Organisations in the UK and across the globe are ignoring the economic power that bulk buying can bring. The result, according to KPMG’s Global Procurement Benchmarking survey, is low level procurement capability, negatively affecting economic performance and business effectiveness.
The survey, based on the views of 585 senior purchasing professionals, explores levels of influence exerted by company buying functions, within their organisation. It reveals that just 31 percent of procurement teams are involved in decisions about whether their organisation should ‘make or buy’ products. Worryingly, the data also shows that only 4 percent of companies are rated as ‘excellent’ when it comes to managing risk in their supply chains – implying that the purchasing process exposes too many organisations to un-necessary trading hazards.
Richard Nixon, Corporate Advisory Partner at KPMG, says: “It really is a case of ‘buyer beware’ because organisations don’t seem to give their buyers the authority they need to deliver results. Procurement has always been seen as a back office, administrative function focused on delivering products at the lowest possible price, in the quickest possible time. As much as the current economic climate means that cost reduction is critical to business survival, organisations failing to spot the difference between delivering value and reducing short-term costs will continue to struggle. They will keep plodding along from one tactical purchase to another rather than ensuring decisions about what to buy are intrinsically linked to the strategic needs of their business.”
Key findings from the report reveal that:
purchasing departments influence less than 60 percent of company spend – either for their own use or for buying goods sold on elsewhere
just 17 percent of purchasing departments lead initiatives designed to reduce their organisation’s use of consumable products, resulting in un-necessary spend and high levels of waste
little over half (51 percent) of in-house procurement teams own the relationship between their organisation and key suppliers – though this figures climbs in the manufacturing sector (82 percent), amongst technology businesses (64 percent) and utility companies (63 percent)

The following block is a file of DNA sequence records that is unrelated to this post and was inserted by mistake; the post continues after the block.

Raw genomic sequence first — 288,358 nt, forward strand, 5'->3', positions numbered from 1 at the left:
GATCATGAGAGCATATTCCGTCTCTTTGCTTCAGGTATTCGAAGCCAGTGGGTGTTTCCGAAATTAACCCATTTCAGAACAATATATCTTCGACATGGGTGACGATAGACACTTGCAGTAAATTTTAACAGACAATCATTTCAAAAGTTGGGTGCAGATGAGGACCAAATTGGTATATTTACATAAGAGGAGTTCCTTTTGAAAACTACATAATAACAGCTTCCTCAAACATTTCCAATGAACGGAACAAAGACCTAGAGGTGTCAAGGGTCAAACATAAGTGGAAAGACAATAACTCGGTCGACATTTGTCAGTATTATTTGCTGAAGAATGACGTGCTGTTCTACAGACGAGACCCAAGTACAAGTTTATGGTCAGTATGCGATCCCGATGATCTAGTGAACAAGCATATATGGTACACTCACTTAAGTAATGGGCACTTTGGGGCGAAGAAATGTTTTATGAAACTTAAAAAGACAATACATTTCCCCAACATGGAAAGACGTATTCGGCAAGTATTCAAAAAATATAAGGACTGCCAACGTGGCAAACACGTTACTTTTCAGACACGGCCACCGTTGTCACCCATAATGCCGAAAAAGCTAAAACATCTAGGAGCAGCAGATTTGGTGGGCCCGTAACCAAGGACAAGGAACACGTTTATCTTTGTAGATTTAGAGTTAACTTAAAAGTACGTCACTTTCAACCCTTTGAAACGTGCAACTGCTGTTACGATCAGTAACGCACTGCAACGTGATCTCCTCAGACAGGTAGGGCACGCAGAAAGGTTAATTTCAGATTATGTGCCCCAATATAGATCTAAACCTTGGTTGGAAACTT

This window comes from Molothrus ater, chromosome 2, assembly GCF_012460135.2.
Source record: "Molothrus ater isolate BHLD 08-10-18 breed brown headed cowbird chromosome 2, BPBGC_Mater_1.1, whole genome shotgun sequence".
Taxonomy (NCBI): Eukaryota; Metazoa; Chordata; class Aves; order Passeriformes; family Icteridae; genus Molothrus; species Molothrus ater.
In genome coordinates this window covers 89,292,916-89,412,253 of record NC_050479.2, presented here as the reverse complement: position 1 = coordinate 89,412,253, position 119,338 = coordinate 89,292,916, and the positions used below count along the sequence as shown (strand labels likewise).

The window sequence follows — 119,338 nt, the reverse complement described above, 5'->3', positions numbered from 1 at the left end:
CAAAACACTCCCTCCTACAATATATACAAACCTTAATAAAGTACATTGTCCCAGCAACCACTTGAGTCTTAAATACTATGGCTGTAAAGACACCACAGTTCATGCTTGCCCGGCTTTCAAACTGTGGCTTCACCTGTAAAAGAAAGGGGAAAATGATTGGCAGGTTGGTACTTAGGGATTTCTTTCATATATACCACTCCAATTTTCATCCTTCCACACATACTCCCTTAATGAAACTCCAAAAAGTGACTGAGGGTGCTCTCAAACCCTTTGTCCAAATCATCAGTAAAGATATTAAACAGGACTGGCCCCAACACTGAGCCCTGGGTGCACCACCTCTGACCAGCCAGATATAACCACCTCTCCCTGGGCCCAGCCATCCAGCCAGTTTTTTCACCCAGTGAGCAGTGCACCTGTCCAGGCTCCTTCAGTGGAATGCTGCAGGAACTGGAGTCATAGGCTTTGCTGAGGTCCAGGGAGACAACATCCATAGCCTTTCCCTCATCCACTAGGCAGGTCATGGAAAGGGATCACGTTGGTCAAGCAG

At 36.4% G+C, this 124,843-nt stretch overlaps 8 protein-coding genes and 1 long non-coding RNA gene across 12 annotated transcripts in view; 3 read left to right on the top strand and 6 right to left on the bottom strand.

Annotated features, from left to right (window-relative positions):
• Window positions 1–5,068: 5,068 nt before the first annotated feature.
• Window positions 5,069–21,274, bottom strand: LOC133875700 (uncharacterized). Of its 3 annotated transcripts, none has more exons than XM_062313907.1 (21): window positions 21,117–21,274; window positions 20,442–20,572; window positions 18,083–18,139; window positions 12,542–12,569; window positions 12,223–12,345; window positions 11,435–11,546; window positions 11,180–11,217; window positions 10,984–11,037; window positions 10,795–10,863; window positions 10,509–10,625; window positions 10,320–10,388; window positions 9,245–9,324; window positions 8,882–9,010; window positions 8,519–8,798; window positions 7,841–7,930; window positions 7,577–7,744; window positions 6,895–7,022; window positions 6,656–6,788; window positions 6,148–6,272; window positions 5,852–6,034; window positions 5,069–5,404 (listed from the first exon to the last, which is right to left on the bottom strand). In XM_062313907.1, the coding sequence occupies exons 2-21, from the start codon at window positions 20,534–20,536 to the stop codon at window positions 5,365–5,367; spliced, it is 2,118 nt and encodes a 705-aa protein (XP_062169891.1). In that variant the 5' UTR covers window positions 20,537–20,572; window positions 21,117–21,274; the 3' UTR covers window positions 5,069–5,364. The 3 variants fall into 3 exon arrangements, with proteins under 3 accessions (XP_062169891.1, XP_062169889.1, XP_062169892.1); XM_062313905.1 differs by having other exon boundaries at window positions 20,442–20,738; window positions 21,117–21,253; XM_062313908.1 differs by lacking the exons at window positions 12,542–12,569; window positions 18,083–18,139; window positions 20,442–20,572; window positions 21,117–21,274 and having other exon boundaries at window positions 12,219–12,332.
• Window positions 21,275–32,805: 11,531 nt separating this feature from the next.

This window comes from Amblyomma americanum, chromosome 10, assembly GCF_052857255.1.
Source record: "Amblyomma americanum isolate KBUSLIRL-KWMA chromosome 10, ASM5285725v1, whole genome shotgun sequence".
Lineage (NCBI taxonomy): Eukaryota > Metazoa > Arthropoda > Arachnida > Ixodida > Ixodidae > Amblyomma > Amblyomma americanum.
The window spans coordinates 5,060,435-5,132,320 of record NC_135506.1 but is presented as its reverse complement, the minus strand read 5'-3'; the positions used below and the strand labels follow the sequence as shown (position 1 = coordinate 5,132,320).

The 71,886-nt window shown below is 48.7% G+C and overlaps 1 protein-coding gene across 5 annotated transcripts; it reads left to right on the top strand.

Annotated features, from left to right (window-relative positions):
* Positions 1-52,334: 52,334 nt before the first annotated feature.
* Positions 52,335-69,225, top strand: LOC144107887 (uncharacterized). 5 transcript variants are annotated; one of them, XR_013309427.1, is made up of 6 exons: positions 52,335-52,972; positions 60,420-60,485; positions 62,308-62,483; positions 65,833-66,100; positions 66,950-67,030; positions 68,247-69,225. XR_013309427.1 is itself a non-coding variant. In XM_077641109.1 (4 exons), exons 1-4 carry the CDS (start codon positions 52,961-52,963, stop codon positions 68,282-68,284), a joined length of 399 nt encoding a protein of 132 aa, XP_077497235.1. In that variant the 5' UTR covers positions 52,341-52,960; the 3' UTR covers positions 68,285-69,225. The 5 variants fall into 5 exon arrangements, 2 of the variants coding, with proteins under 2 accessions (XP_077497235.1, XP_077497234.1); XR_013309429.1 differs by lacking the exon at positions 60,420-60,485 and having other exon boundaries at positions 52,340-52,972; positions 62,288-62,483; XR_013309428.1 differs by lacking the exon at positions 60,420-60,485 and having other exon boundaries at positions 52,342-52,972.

businesses are exposing themselves to financial and reputational risk, with just 48 percent of money spent on products used within the organisation being managed under a contract. However, the data does show that the retail sector bucks this trend, with 72 percent ensuring contracts are in place
only 4 in 10 procurement functions take part in the reviewing and auditing of supplier contracts, exposing many organisations to high levels of risk in the supply chain
1 in 5 organisations still require manual intervention with at least 30 percent of their invoices, suggesting that the value of technology investments is not being realised
purchasing teams in the UK (15 percent) lag behind their counterparts in Asia (27 percent), but are ahead of colleagues in North America (6 percent) when it comes to influencing ‘demand led’ purchasing decisions.
Nixon continues: “Twenty years since the birth of strategic sourcing there are still far too few organisations that do it well enough. It may be down to executives failing to understand the true value of procurement teams, a conceited belief that they are already ‘best in class’ and don’t need to improve, or simply too much focus on the immediate need to drive out cost. Whatever the cause, business leaders need to pay attention to the purchasing function within their organisation. Leaving buying decisions to chance, or personal relationships, risks profligate spending – something most organisations, irrespective of their geographical location, can ill afford.”
Amanda Aldridge, partner in KPMG’s Risk Consulting practice, says: “Procurement will be in the line of fire if there is an operational or financial impact stemming from failure to manage supplier risk issues, yet the survey indicates low levels of maturity in respect of supplier risk management. The Procurement function has the opportunity to take a lead in bringing together the relevant functions in the business to manage supplier risk effectively, starting with pre signing due diligence and continuing through the life of the contract.”
The survey concludes by revealing that the UK lags behind Europe and North America when procurement teams are assessed for the ‘value and growth’ they provide in conjunction with organisational strategy. Even where procurement teams are embedded within an organisation it is clear UK businesses need to follow examples set elsewhere as asked the extent to which they are involved in purchasing decisions for products used internally, 27 percent of respondents in Asia claimed they lead the decision-making process, compared to just 15 percent in the UK.
Mike Petrook, KPMG Press Office
020 7311 5271 (t), 07917 384 576 (m) or email@example.com
Notes to Editors:
KPMG LLP, a UK limited liability partnership, is a subsidiary of KPMG Europe LLP and operates from 22 offices across the UK with over 11,000 partners and staff.
The UK firm recorded a turnover of £1.7 billion in the year ended September 2011. KPMG is a global network of professional firms providing Audit, Tax, and Advisory services. We operate in 152 countries and have 145,000 professionals working in member firms around the world. The independent member firms of the KPMG network are affiliated with KPMG International Cooperative ("KPMG International"), a Swiss entity.
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